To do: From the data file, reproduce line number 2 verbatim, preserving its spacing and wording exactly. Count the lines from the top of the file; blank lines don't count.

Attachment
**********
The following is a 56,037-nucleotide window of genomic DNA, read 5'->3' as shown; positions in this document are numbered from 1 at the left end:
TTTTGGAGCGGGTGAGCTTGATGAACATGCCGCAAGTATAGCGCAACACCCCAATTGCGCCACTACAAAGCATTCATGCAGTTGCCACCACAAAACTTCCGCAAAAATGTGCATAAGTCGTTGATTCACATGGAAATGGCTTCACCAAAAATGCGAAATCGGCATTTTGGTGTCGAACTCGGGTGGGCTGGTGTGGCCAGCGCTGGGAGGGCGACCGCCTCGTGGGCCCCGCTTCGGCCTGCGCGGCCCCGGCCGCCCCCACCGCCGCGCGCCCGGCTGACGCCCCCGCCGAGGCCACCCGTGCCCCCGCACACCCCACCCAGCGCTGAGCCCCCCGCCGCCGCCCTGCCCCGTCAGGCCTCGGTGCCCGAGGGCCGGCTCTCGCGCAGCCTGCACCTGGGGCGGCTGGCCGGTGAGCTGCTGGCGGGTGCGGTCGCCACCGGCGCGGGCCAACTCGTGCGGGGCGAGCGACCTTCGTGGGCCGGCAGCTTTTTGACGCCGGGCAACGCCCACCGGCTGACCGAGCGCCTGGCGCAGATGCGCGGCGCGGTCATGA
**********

TTTTGGAGCGGGTGAGCTTGATGAACATGCCGCAAGTATAGCGCAACACCCCAATTGCGCCACTACAAAGCATTCATGCAGTTGCCACCACAAAACTTCCGCAAAAATGTGCATAAGTCGTTGATTCACATGGAAATGGCTTCACCAAAAATGCGAAATCGGCATTTTGGTGTCGAACTCGGGTGGGCTGGTGTGGCCAGCGCTGGGAGGGCGACCGCCTCGTGGGCCCCGCTTCGGCCTGCGCGGCCCCGGCCGCCCCCACCGCCGCGCGCCCGGCTGACGCCCCCGCCGAGGCCACCCGTGCCCCCGCACACCCCACCCAGCGCTGAGCCCCCCGCCGCCGCCCTGCCCCGTCAGGCCTCGGTGCCCGAGGGCCGGCTCTCGCGCAGCCTGCACCTGGGGCGGCTGGCCGGTGAGCTGCTGGCGGGTGCGGTCGCCACCGGCGCGGGCCAACTCGTGCGGGGCGAGCGACCTTCGTGGGCCGGCAGCTTTTTGACGCCGGGCAACGCCCACCGGCTGACCGAGCGCCTGGCGCAGATGCGCGGCGCGGTCATGA